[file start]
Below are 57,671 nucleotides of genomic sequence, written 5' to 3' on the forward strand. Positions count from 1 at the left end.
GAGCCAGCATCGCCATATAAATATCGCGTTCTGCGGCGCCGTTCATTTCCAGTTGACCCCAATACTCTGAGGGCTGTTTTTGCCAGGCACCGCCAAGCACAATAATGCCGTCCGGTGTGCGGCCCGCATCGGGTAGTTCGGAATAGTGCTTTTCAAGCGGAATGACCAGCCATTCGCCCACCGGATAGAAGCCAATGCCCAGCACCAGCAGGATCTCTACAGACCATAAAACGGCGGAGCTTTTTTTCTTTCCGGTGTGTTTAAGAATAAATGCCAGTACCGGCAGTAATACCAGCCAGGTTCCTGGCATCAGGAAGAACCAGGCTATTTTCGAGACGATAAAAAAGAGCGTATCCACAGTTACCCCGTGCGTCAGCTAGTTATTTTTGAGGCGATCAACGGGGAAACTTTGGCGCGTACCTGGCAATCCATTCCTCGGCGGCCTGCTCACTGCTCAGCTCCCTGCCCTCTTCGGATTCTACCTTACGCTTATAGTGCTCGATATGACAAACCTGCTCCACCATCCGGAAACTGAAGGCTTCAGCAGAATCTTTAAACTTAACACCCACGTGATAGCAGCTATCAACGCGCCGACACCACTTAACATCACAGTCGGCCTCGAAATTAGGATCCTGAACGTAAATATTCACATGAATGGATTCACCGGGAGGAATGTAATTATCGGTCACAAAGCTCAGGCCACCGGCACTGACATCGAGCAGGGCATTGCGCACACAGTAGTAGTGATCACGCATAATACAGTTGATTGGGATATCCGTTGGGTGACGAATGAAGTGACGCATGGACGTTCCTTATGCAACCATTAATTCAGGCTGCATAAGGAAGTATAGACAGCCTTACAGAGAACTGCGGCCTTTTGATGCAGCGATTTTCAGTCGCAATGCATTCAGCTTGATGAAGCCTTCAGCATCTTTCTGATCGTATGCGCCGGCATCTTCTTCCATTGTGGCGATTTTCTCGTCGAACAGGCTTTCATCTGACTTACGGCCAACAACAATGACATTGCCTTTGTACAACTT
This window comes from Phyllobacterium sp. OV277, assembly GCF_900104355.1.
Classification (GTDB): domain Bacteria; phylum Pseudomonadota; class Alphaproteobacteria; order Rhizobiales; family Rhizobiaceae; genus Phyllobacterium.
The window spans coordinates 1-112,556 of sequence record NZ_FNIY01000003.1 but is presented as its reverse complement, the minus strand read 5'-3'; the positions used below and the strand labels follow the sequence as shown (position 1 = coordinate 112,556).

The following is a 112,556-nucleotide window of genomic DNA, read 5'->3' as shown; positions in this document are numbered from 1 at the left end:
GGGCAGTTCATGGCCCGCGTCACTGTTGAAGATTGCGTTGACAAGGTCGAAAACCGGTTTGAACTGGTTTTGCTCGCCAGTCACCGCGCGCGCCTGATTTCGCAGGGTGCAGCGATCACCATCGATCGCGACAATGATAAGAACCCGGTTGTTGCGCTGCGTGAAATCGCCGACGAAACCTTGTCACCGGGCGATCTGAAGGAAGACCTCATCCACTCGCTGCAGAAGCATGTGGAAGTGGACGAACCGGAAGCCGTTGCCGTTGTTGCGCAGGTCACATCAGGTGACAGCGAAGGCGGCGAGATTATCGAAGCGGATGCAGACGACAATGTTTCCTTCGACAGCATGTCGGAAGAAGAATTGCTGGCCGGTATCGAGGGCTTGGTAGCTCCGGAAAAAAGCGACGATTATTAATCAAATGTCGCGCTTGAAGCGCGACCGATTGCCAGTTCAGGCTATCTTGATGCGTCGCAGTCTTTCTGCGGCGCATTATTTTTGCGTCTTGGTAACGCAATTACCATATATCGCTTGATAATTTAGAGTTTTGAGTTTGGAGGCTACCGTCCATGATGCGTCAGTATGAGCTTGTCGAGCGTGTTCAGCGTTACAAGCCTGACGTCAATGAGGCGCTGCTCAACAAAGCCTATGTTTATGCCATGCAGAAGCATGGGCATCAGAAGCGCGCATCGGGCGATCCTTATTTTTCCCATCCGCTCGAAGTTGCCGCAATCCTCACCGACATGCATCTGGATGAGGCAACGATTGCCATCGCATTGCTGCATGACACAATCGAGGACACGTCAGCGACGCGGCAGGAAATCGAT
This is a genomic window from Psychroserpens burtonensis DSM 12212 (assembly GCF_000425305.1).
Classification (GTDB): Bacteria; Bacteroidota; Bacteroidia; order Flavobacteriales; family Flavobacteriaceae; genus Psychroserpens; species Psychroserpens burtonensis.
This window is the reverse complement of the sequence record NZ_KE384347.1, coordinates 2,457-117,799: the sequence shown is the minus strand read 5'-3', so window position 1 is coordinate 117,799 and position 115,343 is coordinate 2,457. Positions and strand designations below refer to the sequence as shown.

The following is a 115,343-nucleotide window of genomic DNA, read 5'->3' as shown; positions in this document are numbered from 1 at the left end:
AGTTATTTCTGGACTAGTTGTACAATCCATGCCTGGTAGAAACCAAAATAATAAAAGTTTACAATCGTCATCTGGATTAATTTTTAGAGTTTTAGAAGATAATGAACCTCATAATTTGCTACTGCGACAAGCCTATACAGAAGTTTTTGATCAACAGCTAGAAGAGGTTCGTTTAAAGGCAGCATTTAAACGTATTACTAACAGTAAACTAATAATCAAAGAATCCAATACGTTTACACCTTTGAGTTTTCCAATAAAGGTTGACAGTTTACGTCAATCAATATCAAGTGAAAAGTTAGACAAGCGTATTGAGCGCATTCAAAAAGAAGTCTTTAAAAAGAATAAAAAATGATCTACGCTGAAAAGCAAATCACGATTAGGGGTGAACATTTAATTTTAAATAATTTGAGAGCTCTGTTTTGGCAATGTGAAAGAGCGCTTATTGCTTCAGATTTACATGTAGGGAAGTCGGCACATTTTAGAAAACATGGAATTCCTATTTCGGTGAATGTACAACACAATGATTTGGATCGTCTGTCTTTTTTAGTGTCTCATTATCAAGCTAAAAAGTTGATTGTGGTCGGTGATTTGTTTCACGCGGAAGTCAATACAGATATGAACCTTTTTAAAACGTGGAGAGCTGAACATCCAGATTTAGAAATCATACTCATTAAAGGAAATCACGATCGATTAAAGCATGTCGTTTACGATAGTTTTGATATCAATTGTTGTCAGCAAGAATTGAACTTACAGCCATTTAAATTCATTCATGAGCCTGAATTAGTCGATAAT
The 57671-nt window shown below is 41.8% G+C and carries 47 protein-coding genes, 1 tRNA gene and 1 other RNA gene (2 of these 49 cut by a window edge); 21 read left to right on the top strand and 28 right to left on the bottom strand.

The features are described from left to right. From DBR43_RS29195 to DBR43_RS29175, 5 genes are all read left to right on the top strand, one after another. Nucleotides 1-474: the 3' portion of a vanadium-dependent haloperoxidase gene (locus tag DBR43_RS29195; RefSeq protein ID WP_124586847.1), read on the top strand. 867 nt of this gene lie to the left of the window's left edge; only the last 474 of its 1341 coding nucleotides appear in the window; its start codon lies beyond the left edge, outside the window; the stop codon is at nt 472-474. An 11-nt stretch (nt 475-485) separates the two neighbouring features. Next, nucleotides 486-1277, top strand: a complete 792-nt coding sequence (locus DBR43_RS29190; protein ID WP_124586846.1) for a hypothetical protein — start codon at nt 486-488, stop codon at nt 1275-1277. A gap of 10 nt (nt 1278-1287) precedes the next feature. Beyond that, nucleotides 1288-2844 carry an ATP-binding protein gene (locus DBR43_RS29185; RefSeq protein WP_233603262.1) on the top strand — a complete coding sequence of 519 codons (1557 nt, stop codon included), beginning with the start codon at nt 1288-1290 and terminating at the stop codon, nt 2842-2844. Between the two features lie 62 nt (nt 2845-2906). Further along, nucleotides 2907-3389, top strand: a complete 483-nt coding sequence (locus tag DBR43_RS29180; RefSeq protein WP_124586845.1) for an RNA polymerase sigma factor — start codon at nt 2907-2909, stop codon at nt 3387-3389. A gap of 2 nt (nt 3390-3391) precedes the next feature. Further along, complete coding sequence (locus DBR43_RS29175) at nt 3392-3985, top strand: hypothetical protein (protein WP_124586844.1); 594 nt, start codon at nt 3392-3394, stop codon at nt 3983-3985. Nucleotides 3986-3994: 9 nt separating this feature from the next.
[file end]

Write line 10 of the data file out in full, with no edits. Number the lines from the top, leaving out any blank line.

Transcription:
This window is the reverse complement of the sequence record NZ_KE384347.1, coordinates 2,457-117,799: the sequence shown is the minus strand read 5'-3', so window position 1 is coordinate 117,799 and position 115,343 is coordinate 2,457. Positions and strand designations below refer to the sequence as shown.